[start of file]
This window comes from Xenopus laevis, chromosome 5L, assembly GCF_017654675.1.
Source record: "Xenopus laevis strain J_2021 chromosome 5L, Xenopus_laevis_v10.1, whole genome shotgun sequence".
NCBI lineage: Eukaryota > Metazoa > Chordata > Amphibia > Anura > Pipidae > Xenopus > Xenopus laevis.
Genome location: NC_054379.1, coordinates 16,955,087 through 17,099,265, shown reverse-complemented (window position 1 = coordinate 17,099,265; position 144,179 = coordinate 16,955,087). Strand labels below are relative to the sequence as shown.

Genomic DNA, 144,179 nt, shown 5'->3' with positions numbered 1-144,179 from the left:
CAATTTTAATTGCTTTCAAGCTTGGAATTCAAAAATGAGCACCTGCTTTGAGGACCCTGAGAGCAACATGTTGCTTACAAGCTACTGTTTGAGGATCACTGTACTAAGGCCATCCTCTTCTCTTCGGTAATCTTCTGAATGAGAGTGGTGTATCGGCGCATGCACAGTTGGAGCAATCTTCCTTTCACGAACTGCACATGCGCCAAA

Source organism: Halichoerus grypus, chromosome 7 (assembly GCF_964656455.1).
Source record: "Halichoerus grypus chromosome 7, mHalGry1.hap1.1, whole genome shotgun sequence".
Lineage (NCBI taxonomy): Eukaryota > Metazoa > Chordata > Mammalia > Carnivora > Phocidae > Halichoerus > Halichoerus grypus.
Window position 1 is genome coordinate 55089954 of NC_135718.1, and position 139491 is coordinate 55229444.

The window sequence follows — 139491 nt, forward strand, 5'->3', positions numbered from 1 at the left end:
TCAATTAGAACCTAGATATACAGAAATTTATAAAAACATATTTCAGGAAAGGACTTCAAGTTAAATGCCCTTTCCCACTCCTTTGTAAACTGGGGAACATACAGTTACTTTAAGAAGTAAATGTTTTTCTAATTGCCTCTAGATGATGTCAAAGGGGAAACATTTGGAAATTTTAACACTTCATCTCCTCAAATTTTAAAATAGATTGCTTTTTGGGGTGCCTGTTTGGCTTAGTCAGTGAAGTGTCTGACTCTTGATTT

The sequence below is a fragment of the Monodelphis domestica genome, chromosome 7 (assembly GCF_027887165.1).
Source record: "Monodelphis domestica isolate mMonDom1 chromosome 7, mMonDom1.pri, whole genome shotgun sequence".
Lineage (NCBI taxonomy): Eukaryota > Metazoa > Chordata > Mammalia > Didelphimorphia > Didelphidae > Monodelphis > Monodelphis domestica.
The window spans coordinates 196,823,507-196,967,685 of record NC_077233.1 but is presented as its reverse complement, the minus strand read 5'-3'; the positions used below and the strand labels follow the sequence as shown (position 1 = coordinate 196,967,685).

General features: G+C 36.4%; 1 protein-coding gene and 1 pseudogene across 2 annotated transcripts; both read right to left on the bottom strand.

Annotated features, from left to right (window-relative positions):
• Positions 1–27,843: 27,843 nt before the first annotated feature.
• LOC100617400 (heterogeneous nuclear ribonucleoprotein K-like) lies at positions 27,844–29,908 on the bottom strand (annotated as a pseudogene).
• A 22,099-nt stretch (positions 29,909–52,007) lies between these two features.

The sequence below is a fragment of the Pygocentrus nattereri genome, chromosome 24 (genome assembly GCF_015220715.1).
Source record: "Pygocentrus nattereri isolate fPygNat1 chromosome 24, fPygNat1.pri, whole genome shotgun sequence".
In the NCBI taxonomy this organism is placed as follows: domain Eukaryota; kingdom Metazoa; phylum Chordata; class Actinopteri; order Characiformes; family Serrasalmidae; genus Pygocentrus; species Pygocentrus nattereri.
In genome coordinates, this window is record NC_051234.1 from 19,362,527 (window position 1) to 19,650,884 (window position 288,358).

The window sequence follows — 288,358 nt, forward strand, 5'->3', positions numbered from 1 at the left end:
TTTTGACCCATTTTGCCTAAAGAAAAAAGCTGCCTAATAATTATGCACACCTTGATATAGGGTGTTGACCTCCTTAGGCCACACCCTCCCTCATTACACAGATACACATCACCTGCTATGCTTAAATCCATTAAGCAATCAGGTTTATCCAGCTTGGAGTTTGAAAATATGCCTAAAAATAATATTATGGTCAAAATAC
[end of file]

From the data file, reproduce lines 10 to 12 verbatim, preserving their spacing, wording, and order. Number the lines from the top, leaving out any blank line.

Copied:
Window position 1 is genome coordinate 55089954 of NC_135718.1, and position 139491 is coordinate 55229444.

The window sequence follows — 139491 nt, forward strand, 5'->3', positions numbered from 1 at the left end:
TCAATTAGAACCTAGATATACAGAAATTTATAAAAACATATTTCAGGAAAGGACTTCAAGTTAAATGCCCTTTCCCACTCCTTTGTAAACTGGGGAACATACAGTTACTTTAAGAAGTAAATGTTTTTCTAATTGCCTCTAGATGATGTCAAAGGGGAAACATTTGGAAATTTTAACACTTCATCTCCTCAAATTTTAAAATAGATTGCTTTTTGGGGTGCCTGTTTGGCTTAGTCAGTGAAGTGTCTGACTCTTGATTT